National Brandied Fruit Day is observed annually on October 20.
Brandied fruit is fresh, sweet fruit that is soaked in brandy and sugar, which is then used as a topping on pies, cake or ice cream. Brandy, which has been around since about the 12th century, is distilled from fermented fruit.
The history of Brandied Fruit Day is, unfortunately, lost to the mists of time. But the tradition of creating this wonderful midwinter treat is not. Brandied fruit wasn’t just a delicious treat for those with the money and resources to make it, but was essentially a high-class method of preservation. Besides being delicious on its own, it also provides a long lasting way of enhancing your Brandy, and preserving fruits that could otherwise be lost for the winter.
- Brandy is distilled from fruits such as grape, apple, blackberry, apricot and so on.
- Based on the region and the fruit, brandy can be divided into several categories: Cognac, Armagnac, American Brandies, and fruit brandies.
- Most brandy is 80 proof (40% alcohol/volume) and has been enjoyed for centuries as a cocktail and cooking ingredient.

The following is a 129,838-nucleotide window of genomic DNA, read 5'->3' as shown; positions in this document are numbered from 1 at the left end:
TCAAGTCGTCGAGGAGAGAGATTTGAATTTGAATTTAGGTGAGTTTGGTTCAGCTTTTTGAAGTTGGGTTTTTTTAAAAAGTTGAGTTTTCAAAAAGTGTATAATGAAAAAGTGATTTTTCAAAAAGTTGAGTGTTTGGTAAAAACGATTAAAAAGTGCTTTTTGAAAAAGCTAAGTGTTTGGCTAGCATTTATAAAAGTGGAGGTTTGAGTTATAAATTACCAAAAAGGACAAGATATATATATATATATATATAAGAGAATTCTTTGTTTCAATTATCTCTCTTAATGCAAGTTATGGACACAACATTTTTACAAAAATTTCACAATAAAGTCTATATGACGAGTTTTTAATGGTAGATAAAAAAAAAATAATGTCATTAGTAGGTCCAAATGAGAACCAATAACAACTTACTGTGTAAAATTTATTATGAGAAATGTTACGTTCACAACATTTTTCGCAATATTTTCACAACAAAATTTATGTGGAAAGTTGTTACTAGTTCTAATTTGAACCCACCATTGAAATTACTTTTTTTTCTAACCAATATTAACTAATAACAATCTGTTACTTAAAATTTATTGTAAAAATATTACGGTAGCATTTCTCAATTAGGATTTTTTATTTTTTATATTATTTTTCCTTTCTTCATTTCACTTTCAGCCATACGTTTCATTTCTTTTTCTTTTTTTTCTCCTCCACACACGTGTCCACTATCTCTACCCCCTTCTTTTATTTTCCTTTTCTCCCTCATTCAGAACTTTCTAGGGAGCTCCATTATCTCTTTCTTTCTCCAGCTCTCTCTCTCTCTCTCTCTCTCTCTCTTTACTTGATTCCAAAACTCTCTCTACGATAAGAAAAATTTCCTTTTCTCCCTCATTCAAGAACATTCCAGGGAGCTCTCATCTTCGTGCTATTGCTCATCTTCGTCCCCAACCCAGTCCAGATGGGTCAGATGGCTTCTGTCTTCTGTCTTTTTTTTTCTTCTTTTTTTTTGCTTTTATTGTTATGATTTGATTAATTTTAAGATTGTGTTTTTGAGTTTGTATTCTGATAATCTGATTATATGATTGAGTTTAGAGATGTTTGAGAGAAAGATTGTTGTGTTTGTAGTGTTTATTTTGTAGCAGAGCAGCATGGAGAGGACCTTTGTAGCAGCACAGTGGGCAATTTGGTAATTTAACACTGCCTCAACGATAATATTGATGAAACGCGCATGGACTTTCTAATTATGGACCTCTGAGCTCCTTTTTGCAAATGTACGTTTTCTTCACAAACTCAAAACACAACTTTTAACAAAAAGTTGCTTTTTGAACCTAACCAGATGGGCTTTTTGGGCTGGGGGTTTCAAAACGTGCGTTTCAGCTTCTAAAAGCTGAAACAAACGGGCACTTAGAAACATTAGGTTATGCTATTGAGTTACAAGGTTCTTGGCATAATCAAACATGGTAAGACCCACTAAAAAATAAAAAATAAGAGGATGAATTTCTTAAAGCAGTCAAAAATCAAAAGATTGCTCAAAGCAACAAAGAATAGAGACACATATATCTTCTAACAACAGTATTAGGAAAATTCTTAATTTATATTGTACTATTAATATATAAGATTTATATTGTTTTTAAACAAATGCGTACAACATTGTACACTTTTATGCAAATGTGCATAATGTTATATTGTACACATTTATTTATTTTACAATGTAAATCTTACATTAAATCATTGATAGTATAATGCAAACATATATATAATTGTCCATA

- Long before the 16th century, wine was a popular product for trading in European region. In the early 16th century, a Dutchman trader invented the way to ship more wine in the limited cargo space by removing water from the wine. Then he could add the water back to the concentrated wine at the destination port in Holland.
- The word brandy originally comes from the Dutch word brandewijn, which means burnt wine.
- Brandied fruit is used as topping on pies and ice cream.
- Brandy is typically drunk as an after-dinner digestif. It is traditionally served at room temperature (neat) from a snifter, a wine glass or a tulip glass
- Brandy is also a staple for cooking and is great with desserts.
- Most brandy consumed today, even fine brandy, is less than six years old.
- Brandy has many health benefits such as increase the strength of the immune system, reduces respiratory issues, control weight issues, improve your sleep patterns, treatment for pneumonia, boost heart health, treat certain types of cancer and it has ability to slow the signs of aging. Consume it in moderation to reap its health benefits and to avoid the health risks associated with excessive alcohol consumption.
- Some of the earliest thermometers—used in the 1600s—contained brandy instead of mercury. The liquor was eventually replaced with mercury due to the latter material’s wider range of liquid-state temperature.
- The largest collection of brandy is 1057 bottles, achieved by Manuel Bru Vicente (Spain), in Elche, Alicante, Spain, as confirmed on 1 January 2017.
- It takes about 9 gal of wine to make I gal of brandy.
- Italy produces a substantial amount of Grappa, both of the raw, firewater variety and the more elegant, artisanal efforts that are made from one designated grape type and frequently packaged in hand-blown bottles.